Blog

I Hate Diversity, But Not Really

Posted on

I hate diversity, but not really. I don’t actually hate the concept and intent behind diversity. No, I am in love with the idea that we can all learn and grow from varied perspectives. Our individual life experiences enable us to have a unique approach to business and life challenges. As the world becomes more and more colorful, we will organically realize open-mindedness and a genuine appreciation for our differences.

Diversity, inclusivity Back to my statement though:

Over the last year, I have grown to dislike the term “diversity” because the term fails us. Its attempt to unite us causes discomfort and alienation. And as it relates to business practices such as recruiting, it has made “non-diverse” individuals feel left out.

I was speaking with a friend of a friend a while ago about her job search and we got into an interesting conversation about “diversity” efforts and job hunting. She said, “Dwayne, I get the whole outreach effort to ensure that there’s a good mix of racial and ethnic backgrounds in the workplace – it’s the right thing to do for sure. However, when I see the term tossed around and attached to recruiting initiatives, it makes me feel uncomfortable. I don’t even think to walk up to the tables [at recruiting events] to inquire about opportunities that might be a good fit for me, but when I have, I’ve been met with certain looks and energy that say, “Sorry, we’re only targeting people of color at this table.” As she continued, I thought to myself, “She has a point. What was truly designed as a good faith effort has created dissonance.”

Over the course of my recruiting career, I have been involved in plenty of diversity recruiting efforts and have been a champion for the hiring of underrepresented groups – I’ve done my part to close the gap. However, reaching as many people as possible has always been a part of my overall strategy for every role/job I attempted to fill. I worked hard to ensure that I presented a diverse slate of candidates whom could not only do the job but candidates that could offer thoughtful perspective. The term “diversity”, though championed across virtually every industry as the way to establish a competitive advantage, has taken on a different meaning from company to company. However, at the core, it’s primarily rooted in serving African Americans, Latinos and Asians.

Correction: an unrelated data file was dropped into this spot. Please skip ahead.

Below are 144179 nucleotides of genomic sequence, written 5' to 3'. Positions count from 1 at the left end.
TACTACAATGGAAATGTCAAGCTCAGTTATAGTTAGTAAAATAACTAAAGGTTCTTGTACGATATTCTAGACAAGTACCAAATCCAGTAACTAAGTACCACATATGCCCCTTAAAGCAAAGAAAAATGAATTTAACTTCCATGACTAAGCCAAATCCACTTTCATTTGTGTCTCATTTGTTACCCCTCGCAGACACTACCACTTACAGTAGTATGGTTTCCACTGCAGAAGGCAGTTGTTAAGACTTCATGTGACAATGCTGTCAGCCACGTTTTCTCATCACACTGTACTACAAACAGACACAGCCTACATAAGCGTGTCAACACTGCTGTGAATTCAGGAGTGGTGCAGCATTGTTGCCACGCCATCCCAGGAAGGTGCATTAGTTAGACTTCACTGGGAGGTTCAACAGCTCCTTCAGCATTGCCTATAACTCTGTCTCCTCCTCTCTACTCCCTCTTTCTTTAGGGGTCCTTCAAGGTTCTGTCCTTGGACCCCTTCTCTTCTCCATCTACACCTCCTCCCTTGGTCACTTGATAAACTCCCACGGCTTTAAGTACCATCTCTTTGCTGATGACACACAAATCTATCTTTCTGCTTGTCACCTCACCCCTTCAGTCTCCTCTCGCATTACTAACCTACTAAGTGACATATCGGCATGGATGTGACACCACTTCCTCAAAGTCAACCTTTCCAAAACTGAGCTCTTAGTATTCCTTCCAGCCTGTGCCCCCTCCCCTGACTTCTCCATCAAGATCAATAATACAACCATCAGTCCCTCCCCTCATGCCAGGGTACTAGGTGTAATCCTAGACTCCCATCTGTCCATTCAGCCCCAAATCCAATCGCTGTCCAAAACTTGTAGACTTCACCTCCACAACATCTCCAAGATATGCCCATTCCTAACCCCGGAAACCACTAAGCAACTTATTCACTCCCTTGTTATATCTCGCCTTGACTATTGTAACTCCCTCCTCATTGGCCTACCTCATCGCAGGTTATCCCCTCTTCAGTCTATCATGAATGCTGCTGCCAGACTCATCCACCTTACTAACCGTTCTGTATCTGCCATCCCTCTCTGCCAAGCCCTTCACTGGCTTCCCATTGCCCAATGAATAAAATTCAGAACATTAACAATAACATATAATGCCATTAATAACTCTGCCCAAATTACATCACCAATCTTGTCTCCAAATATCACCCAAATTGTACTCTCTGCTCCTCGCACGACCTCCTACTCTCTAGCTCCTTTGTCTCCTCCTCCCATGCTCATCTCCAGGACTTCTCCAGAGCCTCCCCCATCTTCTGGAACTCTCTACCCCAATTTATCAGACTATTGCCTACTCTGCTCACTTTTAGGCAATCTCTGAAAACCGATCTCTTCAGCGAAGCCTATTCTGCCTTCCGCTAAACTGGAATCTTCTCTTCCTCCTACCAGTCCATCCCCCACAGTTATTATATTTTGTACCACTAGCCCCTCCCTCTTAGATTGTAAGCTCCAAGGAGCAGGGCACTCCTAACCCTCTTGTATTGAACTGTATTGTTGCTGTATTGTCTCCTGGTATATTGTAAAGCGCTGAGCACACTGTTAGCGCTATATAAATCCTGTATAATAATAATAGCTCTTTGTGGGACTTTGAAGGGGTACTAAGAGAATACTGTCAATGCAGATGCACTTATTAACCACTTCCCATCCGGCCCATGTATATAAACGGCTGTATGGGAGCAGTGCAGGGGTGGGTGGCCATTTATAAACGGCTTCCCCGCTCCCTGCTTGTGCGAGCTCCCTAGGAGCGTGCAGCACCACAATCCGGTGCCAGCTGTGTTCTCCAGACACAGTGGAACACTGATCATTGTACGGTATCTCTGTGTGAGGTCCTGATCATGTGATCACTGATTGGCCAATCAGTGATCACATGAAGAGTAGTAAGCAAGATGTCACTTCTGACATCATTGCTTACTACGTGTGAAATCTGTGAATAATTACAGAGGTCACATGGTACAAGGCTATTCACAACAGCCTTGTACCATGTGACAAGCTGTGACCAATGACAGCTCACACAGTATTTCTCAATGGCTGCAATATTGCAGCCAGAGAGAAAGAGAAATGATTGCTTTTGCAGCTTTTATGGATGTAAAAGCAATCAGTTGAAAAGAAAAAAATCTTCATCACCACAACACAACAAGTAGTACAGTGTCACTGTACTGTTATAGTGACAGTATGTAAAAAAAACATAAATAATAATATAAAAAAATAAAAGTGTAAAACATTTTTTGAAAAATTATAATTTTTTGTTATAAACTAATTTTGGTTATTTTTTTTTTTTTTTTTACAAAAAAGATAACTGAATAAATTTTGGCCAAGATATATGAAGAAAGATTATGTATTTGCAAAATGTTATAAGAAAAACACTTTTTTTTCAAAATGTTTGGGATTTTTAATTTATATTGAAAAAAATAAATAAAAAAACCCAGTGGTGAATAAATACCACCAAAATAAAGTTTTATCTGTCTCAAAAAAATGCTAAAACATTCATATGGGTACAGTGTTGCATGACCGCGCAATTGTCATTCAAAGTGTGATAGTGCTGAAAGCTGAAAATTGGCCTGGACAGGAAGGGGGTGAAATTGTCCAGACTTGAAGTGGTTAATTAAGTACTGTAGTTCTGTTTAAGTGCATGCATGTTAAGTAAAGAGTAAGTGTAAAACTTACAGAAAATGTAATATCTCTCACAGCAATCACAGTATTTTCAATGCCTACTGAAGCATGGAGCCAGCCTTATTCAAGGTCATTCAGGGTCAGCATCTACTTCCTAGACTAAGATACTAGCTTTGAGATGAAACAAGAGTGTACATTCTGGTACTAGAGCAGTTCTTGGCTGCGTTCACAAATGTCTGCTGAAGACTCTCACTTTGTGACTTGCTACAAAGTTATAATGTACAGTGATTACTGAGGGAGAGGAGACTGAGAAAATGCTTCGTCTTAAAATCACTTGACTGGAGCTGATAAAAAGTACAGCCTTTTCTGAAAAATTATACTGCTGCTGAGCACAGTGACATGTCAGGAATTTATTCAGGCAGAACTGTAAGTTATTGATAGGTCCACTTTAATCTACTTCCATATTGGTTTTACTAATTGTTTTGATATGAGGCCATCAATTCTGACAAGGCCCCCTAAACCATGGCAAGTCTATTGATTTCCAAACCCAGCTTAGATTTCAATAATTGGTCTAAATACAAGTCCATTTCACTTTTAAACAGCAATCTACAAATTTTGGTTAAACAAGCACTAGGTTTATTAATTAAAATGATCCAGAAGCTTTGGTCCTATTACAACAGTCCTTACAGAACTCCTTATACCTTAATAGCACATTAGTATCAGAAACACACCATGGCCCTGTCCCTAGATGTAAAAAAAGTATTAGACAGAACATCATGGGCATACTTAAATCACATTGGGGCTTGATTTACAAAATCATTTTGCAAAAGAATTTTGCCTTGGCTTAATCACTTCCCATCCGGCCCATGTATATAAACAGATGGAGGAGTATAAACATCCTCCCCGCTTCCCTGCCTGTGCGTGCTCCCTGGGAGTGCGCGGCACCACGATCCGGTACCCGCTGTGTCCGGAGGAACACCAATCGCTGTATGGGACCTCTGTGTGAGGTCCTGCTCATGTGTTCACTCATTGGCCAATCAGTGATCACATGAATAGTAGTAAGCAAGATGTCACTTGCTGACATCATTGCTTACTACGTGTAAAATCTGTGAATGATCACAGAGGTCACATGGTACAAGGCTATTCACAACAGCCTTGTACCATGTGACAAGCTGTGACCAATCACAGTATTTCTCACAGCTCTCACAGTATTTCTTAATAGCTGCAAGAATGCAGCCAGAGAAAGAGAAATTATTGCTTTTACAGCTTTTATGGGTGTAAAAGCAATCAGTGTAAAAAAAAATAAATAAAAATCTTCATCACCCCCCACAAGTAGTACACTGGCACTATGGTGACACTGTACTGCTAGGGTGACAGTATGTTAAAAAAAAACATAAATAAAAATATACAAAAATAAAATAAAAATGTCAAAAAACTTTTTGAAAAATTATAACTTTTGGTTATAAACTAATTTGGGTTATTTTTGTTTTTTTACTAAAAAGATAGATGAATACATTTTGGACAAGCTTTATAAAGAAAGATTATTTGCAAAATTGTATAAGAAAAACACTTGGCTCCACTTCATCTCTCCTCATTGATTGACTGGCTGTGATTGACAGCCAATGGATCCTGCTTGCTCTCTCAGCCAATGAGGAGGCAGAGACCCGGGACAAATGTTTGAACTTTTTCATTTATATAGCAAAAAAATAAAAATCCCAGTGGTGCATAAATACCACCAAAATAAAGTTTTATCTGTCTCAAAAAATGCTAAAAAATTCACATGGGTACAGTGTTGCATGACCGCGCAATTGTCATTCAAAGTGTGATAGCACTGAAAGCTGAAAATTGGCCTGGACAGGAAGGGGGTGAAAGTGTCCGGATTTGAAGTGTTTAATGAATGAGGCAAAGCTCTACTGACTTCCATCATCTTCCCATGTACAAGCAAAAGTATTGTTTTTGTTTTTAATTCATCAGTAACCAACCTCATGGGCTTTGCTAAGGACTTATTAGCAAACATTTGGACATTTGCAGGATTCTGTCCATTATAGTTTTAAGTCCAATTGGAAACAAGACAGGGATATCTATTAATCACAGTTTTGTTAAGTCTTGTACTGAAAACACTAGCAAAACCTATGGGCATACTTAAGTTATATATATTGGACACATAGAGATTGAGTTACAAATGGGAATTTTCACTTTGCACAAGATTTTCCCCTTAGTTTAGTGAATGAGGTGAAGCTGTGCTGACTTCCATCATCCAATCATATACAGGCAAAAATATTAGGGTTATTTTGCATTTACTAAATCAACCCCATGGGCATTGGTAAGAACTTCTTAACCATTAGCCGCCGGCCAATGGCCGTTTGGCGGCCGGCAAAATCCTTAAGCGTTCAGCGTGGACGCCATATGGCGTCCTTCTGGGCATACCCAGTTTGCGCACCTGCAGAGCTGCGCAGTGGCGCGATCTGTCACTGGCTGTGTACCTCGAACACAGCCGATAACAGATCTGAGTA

The conversation I had with this woman helped me to understand the power of messaging. It’s important to examine what people hear and how people process things and ideas. Since then, I’ve moved away from the term “diversity” and have replaced it with “inclusion” which feels much more open and…inclusive. The message should always be about reaching everyone and at the end of the day, “may the best man (or woman) win.”

Starting my own recruiting agency, Amplify Recruiting, has encouraged me to be extra thoughtful about the ways in which people might interact with my company. From a marketing and branding perspective, I’ve evaluated every image and every word (from my website to informational materials) to ensure that the content and value proposition is engaging enough to attract everyone. I’ve been intentional about my efforts to reach talented people regardless of race, gender, sexual orientation, age, etc. We will only start to see some progress when we truly embrace the idea of “equal opportunities” for all.

It is true that some minorities aren’t exposed to career options in certain fields (i.e. sales, advertising, technology, etc.) and subsequently don’t seek them out. However, it then becomes our responsibility to educate them on various career paths by active engagement through visits to high schools and colleges. Our roles as recruiting, hiring and industry professionals will need to become augmented a bit, resulting in us all wearing a “teacher” hat so that we inform and ultimately inspire a new generation of leaders and change agents.

The takeaway from this article isn’t that I hate “diversity”, but rather a call to action. We need to approach this topic in an innovative and creative way that reaches everyone. The goal here is to truly attract a diverse blend of skills and backgrounds that will support the learning and development of all…by osmosis.

Dwayne Cash, AmplifyDwayne Cash is Founder of Amplify Recruiting, a boutique recruitment and consulting agency targeting the media, digital and entertainment industries. Dwayne is a Talent Finder, Career Coach, mentor to many and a champion of inclusive recruiting practices. 

Leave a Reply

Your email address will not be published. Required fields are marked *